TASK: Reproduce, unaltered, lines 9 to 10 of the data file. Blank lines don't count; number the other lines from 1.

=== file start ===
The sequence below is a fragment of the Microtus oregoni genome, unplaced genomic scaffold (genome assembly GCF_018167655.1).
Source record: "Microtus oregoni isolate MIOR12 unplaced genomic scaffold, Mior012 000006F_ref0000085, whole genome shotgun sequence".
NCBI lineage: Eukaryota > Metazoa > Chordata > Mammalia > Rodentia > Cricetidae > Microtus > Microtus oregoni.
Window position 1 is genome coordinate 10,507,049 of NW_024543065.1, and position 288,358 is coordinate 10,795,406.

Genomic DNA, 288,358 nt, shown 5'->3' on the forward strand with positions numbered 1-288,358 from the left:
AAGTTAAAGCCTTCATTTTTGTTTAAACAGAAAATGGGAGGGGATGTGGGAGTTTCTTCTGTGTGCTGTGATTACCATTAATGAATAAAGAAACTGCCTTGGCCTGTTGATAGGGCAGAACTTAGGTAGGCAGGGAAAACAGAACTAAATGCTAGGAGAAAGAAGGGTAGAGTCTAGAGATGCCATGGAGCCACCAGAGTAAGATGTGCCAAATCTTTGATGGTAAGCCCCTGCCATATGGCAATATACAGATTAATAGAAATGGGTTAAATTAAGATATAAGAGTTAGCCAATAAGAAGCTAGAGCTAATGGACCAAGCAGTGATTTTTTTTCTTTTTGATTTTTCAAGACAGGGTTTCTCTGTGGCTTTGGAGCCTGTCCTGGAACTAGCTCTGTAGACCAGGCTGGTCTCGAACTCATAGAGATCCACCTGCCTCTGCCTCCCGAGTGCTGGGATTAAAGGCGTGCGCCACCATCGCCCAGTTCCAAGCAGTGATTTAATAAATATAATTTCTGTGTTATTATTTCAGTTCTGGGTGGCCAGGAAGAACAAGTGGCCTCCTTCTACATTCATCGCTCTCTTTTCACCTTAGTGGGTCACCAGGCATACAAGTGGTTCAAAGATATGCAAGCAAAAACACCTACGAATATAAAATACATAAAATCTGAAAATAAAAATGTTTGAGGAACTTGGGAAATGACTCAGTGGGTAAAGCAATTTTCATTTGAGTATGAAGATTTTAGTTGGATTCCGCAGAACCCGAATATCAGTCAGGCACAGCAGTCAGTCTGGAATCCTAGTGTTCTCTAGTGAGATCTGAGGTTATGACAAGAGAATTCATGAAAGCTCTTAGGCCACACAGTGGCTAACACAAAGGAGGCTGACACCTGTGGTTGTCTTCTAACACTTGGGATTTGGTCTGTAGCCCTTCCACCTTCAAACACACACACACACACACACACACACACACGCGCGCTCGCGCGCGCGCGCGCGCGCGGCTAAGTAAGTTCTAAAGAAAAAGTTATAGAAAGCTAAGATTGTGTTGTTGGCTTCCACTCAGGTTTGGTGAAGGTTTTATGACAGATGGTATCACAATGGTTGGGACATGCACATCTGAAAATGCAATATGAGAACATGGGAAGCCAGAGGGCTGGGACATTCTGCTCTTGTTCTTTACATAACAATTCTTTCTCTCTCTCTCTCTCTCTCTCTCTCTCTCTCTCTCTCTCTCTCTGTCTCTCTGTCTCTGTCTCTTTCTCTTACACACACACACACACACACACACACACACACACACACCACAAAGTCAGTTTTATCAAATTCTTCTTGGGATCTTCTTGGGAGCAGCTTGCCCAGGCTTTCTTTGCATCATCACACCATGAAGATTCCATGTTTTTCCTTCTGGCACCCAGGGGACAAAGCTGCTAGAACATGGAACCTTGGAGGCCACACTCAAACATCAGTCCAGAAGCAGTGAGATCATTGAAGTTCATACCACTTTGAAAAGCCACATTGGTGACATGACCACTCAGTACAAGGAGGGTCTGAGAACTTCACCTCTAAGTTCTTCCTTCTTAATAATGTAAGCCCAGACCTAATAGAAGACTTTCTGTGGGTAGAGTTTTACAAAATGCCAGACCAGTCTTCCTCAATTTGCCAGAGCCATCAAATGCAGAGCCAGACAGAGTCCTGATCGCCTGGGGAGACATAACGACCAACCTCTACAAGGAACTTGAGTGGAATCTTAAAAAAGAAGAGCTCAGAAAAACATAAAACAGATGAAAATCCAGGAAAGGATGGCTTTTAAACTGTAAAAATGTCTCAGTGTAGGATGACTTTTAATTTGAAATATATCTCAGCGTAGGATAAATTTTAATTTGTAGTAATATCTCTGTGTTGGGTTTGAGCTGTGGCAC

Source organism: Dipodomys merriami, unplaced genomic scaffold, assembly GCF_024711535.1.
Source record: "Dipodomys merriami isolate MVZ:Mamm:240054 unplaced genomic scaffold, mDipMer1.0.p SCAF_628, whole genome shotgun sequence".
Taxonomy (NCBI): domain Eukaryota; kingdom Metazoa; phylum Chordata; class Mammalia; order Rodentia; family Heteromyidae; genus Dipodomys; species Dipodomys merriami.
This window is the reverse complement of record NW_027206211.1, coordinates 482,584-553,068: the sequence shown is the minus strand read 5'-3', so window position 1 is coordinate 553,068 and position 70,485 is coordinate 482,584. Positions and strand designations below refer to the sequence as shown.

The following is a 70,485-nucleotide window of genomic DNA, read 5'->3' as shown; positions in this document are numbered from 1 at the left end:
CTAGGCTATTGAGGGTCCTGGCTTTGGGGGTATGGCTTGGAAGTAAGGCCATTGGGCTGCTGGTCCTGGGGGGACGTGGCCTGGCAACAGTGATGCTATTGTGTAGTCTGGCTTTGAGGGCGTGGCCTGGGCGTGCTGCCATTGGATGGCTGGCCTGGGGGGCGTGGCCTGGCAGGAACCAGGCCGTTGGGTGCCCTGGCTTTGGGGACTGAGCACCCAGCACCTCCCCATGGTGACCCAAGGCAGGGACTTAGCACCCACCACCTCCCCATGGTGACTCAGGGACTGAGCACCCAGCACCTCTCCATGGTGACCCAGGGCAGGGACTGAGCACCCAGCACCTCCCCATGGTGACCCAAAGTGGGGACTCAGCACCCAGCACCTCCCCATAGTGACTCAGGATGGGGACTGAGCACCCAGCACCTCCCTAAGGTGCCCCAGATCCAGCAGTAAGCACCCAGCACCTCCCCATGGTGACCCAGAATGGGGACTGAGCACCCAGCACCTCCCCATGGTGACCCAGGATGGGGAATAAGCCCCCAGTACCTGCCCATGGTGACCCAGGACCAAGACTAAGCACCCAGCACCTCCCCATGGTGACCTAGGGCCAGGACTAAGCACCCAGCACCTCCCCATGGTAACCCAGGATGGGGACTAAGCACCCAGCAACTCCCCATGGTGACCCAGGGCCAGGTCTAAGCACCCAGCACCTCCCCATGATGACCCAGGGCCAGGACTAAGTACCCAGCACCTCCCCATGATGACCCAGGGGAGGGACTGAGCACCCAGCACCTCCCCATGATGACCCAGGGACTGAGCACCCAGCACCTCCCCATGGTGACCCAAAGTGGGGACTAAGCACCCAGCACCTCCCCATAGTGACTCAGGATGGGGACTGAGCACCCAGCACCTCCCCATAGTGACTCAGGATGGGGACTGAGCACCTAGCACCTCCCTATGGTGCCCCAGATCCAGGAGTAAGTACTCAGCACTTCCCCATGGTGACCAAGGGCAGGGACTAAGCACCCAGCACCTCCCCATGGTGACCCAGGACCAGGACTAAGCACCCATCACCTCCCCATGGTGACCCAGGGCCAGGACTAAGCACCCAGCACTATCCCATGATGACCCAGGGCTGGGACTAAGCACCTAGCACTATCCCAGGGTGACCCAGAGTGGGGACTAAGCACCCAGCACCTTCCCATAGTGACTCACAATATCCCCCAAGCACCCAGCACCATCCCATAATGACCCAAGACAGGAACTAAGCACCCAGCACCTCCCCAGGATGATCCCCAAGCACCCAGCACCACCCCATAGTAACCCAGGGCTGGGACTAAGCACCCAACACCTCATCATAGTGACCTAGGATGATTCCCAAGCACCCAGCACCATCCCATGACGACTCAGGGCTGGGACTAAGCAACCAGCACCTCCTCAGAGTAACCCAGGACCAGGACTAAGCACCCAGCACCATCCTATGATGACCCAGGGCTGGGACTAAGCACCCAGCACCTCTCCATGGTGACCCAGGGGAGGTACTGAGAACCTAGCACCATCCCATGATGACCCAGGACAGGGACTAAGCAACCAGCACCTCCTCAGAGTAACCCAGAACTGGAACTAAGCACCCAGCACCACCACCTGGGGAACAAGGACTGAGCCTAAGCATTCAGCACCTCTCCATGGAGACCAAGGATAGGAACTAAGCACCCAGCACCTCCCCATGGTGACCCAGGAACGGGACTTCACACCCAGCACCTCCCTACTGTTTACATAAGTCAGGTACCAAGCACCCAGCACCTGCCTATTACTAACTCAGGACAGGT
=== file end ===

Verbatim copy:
Taxonomy (NCBI): domain Eukaryota; kingdom Metazoa; phylum Chordata; class Mammalia; order Rodentia; family Heteromyidae; genus Dipodomys; species Dipodomys merriami.
This window is the reverse complement of record NW_027206211.1, coordinates 482,584-553,068: the sequence shown is the minus strand read 5'-3', so window position 1 is coordinate 553,068 and position 70,485 is coordinate 482,584. Positions and strand designations below refer to the sequence as shown.